Controlling FGID Attacks

I have FGID every day.  My stomach is never quite right.  Still, some days are worse than others, and after twenty years, I’ve got the symptoms that indicate a bad day down pat.  Put another way, there are things that happen that send an OH-MY-this-is-gonna-be-BAD message straight to my brain.  Here’s the short list for figuring it out (at least in my case).

 

  1. Something stressful occurs.  An argument with a friend, bad news, a big bill, a big presentation coming due at work.  Sometimes it’s just a bad day.
  2. Next, my back will start to hurt, and I’ll feel pressure in my gut.
  3. An hour or two later, the mouth farts begin.  These will last anywhere from 3 hours to 2 days, slowly increasing in intensity.
  4. Next comes moaning on the bathroom floor by the toilet, begging for mercy.
  5. Finally, the throwing up begins, the pressure eases, and I can take my bruised & battered body to bed.

 

I’ve found that if I’m really attuned to the symptoms, I can catch the attack at stage 1 or 2 and stop it from progressing by moving to an ALL LIQUIDS diet.  This means soup (ramen noodles, light broth), milkshakes & protein drinks, maybe some eggs if things aren’t too bad.  If I stay on that for a day or two, I can usually pull things back from the brink.

 

Things go really bad if I miss the signals and move into stage 3.  Usually by that point it’s too late to stop it.  When I’m having a particularly bad month (or months), I’m aware enough to catch it almost every time.  It’s the “good periods” that I get lazy and stop watching the signs.  That’s when I get caught unaware.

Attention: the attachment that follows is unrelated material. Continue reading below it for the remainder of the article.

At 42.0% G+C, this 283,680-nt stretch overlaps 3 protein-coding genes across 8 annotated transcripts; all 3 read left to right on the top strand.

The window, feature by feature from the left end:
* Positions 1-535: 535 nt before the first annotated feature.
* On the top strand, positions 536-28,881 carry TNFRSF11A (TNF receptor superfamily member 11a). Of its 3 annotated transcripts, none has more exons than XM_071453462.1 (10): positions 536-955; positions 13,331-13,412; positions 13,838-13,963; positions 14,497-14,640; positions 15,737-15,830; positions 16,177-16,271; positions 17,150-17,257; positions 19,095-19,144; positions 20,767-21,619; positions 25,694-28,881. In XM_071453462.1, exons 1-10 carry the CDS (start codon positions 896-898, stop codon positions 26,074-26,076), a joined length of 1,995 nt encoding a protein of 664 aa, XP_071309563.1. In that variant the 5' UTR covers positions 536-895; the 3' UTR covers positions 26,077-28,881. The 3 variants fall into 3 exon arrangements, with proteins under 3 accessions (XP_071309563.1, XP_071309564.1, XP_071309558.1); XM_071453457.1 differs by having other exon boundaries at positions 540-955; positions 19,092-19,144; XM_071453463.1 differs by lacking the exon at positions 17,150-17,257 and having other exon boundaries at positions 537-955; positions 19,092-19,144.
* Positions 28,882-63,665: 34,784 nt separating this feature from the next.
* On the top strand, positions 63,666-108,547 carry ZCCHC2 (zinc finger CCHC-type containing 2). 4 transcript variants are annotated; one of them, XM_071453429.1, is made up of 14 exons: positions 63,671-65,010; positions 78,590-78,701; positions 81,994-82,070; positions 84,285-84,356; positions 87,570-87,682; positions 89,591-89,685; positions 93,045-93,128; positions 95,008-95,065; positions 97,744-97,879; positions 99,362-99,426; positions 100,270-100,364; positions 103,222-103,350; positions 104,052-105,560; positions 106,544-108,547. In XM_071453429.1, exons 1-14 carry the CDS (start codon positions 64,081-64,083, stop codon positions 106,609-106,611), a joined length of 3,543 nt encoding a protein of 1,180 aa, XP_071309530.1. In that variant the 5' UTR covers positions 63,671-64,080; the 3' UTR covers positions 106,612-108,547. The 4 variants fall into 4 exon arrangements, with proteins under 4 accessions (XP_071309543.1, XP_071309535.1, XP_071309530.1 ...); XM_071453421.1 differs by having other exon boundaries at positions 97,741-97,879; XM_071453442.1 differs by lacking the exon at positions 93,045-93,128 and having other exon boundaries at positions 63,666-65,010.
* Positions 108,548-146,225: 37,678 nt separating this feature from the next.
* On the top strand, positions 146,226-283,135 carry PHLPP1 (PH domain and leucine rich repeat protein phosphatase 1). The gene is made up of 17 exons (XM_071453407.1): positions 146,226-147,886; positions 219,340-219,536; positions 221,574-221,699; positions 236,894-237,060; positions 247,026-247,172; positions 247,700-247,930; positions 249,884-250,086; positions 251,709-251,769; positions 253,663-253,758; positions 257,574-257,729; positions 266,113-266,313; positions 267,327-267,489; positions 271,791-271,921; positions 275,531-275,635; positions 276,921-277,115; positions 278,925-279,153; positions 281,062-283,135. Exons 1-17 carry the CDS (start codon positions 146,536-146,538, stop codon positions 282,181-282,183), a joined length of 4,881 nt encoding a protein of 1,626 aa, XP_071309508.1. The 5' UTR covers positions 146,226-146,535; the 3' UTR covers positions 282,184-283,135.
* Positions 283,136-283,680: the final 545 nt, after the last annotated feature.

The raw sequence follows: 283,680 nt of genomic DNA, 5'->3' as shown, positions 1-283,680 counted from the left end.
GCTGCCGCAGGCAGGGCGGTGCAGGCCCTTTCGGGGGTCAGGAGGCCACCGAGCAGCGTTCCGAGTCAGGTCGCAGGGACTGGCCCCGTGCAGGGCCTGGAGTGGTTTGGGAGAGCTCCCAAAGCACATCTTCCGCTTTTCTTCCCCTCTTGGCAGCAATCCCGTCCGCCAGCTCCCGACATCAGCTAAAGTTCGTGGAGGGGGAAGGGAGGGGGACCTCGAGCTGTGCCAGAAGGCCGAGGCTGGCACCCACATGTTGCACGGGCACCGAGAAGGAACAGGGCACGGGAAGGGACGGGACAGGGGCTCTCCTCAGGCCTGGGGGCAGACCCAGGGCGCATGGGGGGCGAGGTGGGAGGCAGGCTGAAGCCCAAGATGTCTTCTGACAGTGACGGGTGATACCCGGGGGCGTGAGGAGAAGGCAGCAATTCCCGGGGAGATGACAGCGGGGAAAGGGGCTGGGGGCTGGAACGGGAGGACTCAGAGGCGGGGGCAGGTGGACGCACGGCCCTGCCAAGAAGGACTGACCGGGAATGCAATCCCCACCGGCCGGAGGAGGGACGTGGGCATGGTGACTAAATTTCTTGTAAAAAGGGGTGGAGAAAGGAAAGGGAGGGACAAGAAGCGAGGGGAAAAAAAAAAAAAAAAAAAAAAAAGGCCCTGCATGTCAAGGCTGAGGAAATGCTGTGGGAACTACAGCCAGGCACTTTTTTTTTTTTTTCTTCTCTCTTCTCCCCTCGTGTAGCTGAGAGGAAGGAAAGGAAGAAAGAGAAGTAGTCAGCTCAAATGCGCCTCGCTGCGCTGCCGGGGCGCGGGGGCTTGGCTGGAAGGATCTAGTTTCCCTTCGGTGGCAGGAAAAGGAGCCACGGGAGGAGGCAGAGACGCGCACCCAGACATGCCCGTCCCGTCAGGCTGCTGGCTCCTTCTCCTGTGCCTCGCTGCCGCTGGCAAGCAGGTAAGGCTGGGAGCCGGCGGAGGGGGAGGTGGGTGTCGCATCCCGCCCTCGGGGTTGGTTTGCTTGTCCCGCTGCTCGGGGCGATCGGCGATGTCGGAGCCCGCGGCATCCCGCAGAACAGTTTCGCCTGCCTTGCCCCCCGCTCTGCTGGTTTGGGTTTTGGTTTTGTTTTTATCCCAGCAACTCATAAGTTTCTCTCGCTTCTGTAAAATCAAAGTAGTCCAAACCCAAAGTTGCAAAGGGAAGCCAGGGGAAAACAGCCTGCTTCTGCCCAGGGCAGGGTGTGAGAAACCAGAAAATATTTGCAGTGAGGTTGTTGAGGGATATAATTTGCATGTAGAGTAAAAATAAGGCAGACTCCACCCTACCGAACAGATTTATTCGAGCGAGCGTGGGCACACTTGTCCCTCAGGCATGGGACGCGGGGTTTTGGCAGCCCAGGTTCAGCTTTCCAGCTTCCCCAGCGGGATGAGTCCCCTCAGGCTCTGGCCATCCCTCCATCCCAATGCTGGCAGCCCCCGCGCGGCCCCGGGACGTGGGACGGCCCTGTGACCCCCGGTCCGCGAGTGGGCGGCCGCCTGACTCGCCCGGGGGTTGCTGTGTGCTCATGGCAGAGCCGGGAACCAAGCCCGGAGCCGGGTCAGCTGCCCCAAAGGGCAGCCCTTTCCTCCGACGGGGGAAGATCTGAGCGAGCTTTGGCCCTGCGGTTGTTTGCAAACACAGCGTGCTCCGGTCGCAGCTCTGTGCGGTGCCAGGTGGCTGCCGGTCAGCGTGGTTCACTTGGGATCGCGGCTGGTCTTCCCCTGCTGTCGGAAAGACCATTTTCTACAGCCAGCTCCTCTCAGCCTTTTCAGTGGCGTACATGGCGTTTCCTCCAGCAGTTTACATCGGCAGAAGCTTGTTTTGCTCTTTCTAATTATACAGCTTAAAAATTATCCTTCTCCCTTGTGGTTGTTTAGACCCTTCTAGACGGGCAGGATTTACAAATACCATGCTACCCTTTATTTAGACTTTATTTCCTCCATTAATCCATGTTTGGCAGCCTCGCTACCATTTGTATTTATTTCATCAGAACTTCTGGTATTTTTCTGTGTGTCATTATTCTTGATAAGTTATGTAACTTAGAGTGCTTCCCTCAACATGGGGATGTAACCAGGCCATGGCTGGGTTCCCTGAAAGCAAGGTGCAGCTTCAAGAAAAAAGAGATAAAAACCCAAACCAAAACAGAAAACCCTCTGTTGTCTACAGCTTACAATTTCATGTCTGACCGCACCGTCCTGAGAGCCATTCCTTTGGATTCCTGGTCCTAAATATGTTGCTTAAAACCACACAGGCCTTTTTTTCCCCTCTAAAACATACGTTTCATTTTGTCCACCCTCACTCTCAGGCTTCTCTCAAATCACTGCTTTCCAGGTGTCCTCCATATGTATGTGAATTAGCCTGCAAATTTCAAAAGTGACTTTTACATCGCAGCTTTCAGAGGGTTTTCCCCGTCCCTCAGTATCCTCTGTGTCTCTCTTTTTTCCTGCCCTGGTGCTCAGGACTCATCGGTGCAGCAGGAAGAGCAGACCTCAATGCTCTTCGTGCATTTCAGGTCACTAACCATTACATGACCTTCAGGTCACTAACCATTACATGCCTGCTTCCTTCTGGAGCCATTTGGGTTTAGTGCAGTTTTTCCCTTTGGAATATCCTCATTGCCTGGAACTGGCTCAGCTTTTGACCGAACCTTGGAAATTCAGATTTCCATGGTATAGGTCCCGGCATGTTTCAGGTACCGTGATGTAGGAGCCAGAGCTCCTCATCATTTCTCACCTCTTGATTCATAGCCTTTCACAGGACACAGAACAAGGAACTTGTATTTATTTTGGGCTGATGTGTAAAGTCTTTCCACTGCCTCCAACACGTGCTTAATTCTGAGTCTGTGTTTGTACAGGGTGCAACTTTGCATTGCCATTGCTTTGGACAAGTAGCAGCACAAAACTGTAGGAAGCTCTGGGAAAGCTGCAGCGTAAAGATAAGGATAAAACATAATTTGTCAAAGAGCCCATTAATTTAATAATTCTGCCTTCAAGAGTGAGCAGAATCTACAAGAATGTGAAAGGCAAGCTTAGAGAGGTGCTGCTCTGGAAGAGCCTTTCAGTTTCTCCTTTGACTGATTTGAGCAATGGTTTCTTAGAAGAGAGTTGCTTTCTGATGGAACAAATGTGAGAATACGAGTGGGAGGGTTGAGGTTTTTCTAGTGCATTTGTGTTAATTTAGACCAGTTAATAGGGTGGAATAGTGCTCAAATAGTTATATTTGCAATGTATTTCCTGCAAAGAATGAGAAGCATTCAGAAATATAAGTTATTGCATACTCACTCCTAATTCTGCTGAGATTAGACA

None of the actions above are a guarantee though.  Sometimes the stress is high enough, or the functional response is fast enough that I can’t catch it.  My doctor has prescribed anti-cramping and/or anti-nausea meds for these cases, although I usually have to wait for at least one round of symptoms before I can keep a pill down long enough to have an effect.  These pills come with side effects too — most of them will knock you out for a day.

So what do you do to control your FGID?  Tell us more in the comments below.

Categories: FGID Life and FGID Treatment.

Leave a Reply

Your email address will not be published. Required fields are marked *

You may use these HTML tags and attributes: <a href="" title=""> <abbr title=""> <acronym title=""> <b> <blockquote cite=""> <cite> <code> <del datetime=""> <em> <i> <q cite=""> <strike> <strong>